AMA opposes fragmentation of care
The AMA has expressed disappointment that ophthalmologists have been forced to take legal action to help safeguard quality care for people suffering glaucoma.
The Australian Society of Ophthalmologists and the Royal Australian and New Zealand College of Ophthalmologists have launched action in the Supreme Court of Queensland challenging a decision of the Optometry Board of Australia to extend the scope of practice to allow optometrists to diagnose and treat glaucoma without ophthalmic oversight.
AMA President Dr Steve Hambleton said that, in the interests of quality patient care, the nation’s health ministers must ensure that the Optometry Board reverses its decision.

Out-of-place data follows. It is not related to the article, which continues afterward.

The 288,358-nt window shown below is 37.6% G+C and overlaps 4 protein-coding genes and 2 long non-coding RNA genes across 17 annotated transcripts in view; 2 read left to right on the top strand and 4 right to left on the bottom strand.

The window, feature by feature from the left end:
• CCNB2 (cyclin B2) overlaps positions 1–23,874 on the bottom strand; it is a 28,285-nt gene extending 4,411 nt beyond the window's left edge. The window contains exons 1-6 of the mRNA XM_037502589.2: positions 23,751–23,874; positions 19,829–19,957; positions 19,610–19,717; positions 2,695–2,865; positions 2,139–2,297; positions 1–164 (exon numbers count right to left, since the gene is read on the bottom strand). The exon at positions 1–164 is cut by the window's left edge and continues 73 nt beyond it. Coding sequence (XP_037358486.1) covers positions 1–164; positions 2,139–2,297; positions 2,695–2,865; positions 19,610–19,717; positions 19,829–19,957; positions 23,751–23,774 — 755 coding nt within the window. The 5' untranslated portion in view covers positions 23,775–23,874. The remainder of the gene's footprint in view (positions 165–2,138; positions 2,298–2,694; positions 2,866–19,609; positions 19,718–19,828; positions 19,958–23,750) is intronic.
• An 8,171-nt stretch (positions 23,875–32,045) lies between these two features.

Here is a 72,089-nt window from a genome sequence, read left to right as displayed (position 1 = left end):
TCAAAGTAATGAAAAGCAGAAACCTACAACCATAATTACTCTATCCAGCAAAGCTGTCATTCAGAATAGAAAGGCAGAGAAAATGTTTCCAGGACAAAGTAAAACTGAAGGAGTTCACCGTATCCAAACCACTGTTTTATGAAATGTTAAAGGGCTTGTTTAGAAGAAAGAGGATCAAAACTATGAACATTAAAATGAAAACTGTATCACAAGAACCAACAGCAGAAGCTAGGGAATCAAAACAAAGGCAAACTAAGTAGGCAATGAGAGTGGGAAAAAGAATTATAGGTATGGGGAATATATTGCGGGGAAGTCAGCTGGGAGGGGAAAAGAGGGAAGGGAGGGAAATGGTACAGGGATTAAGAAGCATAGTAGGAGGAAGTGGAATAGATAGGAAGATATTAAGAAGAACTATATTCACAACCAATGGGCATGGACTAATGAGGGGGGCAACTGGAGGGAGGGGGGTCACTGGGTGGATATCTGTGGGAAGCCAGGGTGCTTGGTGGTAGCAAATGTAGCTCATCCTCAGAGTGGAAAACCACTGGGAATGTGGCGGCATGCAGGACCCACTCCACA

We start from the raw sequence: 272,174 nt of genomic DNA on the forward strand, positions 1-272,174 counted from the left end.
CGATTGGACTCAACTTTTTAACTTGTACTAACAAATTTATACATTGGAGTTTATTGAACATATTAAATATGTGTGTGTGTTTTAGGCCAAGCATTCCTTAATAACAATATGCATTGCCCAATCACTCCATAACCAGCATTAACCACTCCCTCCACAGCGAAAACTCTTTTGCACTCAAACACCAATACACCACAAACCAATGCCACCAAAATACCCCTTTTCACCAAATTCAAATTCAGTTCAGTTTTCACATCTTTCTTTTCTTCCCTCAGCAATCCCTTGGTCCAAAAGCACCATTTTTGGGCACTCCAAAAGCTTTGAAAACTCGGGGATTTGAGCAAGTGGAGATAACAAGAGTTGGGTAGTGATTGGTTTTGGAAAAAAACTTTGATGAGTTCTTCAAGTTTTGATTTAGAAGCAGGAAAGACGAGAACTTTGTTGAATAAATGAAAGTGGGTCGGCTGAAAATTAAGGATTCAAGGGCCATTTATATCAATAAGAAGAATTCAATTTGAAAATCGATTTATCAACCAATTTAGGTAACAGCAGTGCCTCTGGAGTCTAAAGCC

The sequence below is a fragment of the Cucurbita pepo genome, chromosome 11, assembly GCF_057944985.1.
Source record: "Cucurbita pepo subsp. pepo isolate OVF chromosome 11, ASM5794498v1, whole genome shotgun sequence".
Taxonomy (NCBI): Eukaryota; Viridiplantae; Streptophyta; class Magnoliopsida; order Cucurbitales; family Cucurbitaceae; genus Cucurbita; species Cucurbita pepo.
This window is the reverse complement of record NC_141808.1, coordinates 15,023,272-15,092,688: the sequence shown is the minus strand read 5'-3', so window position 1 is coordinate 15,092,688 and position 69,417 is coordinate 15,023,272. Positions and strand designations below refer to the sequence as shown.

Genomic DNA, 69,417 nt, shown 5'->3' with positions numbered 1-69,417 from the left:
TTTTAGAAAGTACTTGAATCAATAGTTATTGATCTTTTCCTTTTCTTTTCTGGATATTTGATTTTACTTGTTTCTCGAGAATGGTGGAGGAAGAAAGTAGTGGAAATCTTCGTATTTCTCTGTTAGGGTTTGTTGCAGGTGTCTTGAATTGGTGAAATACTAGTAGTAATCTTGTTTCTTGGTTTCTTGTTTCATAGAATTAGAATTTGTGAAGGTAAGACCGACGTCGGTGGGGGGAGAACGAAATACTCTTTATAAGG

“The Optometry Board have made it possible for optometrists to commence treatment for patients with, or at high risk of developing, chronic glaucoma, and to initiate therapy without reference to an ophthalmologist,” Dr Hambleton said.
“There is a very real risk of inappropriate treatment of glaucoma patients by optometrists who undertake treatment outside of collaborative care arrangements with an ophthalmologist.
“Progression of this disease cannot be turned around. It is in the best interests of patients that their glaucoma be managed under arrangements that provide the best outcomes.”
The AMA President said that, in making its decision, the Optometry Board had failed to safeguard the interests of those suffering glaucoma, now and in the future.
“This is not an example of health reform. This is an example of the fragmentation of health care, which is the enemy of quality care, the enemy of efficient care, and the enemy of affordable care.”
5 July 2013
CONTACT: Kirsty Waterford 02 6270 5464 / 0427 209 753
Published: 05 Jul 2013